Abstract Title:

Glycyrrhizin reduces secondary inflammatory process after spinal cord compression injury in mice.

Abstract Source:

Shock. 2009 Apr;31(4):367-75. PMID: 18665052

Abstract Author(s):

Tiziana Genovese, Marta Menegazzi, Emanuela Mazzon, Concetta Crisafulli, Rosanna Di Paola, Martina Dal Bosco, Zhenzhen Zou, Hisanori Suzuki, Salvatore Cuzzocrea


Glycyrrhizin, a major active constituent of liquorice root (Glycyrrhiza glabra), has a free radical scavenging property, and its effects were evaluated on an animal model of spinal cord injury (SCI) induced by the application of vascular clips (force of 24 g) to the dura via a four-level T5-T8 laminectomy. Spinal cord injury in mice resulted in severe trauma characterized by edema, tissue damage, and apoptosis (measured by terminal deoxynucleotidyltransferase-mediated dUTP-biotin end labeling staining, Bax, and Bcl-2 expression). Immunohistochemical examination demonstrated a marked increase in immunoreactivity for nitrotyrosine, iNOS, and poly(adenosine diphosphate-ribose) in the spinal cord tissue. Additionally, we demonstrate that these inflammatory events were associated with the activation of nuclear factor-kappaB. In contrast, the degree of (1) spinal cord inflammation and tissue injury (histological score), (2) nitrotyrosine and poly(adenosine diphosphate [ADP] ribose) formation, (3) iNOS expression, (4) nuclear factor-kappaB activation, and (5) apoptosis (terminal deoxynucleotidyltransferase-mediated dUTP-biotin end labeling, Bax, and Bcl-2) was markedly reduced in spinal cord tissue obtained from mice treated with glycyrrhizin extract (10 mg/kg, i.p., 30 min before and 1 and 6 h after SCI). In a separate set of experiments, we have clearly demonstrated that glycyrrhizin extract treatment significantly ameliorated the recovery of limb function (evaluated by motor recovery score). Taken together, our results clearly demonstrate that treatment with glycyrrhizin extract reduces the development of inflammation and tissue injury events associated with spinal cord trauma.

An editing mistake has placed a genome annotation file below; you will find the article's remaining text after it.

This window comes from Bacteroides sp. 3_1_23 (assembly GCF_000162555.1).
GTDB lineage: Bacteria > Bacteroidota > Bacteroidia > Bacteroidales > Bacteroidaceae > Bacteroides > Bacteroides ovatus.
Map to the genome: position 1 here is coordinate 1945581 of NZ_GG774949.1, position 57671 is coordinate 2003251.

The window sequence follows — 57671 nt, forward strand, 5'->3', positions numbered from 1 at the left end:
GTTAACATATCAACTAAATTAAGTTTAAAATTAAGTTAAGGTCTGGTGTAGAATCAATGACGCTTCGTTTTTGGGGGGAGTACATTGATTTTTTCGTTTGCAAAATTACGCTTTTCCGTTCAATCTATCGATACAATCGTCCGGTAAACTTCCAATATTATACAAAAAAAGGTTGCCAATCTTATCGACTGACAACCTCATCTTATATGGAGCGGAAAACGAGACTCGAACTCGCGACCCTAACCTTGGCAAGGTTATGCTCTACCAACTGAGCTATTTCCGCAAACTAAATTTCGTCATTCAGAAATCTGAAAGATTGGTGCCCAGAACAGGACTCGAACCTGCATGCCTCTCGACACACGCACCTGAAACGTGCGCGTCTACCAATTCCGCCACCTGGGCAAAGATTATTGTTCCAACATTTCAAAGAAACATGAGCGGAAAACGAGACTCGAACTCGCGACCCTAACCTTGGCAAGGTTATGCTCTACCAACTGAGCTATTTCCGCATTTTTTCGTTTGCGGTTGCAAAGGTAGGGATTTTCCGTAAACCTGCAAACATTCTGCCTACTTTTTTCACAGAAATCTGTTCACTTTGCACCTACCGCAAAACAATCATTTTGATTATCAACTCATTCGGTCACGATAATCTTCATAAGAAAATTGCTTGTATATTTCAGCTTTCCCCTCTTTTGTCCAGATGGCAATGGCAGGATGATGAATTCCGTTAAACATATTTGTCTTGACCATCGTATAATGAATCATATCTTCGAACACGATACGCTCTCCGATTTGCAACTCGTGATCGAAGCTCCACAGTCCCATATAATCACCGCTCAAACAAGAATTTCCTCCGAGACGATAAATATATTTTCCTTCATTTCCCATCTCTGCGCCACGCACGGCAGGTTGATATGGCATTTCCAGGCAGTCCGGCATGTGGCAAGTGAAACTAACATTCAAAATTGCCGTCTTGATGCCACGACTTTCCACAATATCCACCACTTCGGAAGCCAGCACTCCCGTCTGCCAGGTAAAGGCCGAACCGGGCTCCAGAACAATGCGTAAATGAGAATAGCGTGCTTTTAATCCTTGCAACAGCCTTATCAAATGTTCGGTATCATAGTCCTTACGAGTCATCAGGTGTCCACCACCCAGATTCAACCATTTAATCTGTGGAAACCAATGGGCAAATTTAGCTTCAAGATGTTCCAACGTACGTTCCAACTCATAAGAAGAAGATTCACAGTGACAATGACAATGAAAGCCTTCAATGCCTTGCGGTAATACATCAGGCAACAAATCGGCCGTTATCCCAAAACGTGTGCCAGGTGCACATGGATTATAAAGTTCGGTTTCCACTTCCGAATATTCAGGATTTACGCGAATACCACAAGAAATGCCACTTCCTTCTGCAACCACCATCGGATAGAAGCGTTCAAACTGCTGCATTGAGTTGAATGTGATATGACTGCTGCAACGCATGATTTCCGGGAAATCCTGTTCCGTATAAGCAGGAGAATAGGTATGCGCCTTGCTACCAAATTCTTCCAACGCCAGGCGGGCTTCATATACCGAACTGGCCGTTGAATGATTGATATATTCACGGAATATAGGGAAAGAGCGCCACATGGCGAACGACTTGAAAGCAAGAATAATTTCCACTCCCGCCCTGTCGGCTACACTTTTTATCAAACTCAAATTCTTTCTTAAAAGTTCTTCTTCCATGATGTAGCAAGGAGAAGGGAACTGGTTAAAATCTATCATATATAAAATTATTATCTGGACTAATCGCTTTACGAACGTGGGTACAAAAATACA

Study Type : Animal Study

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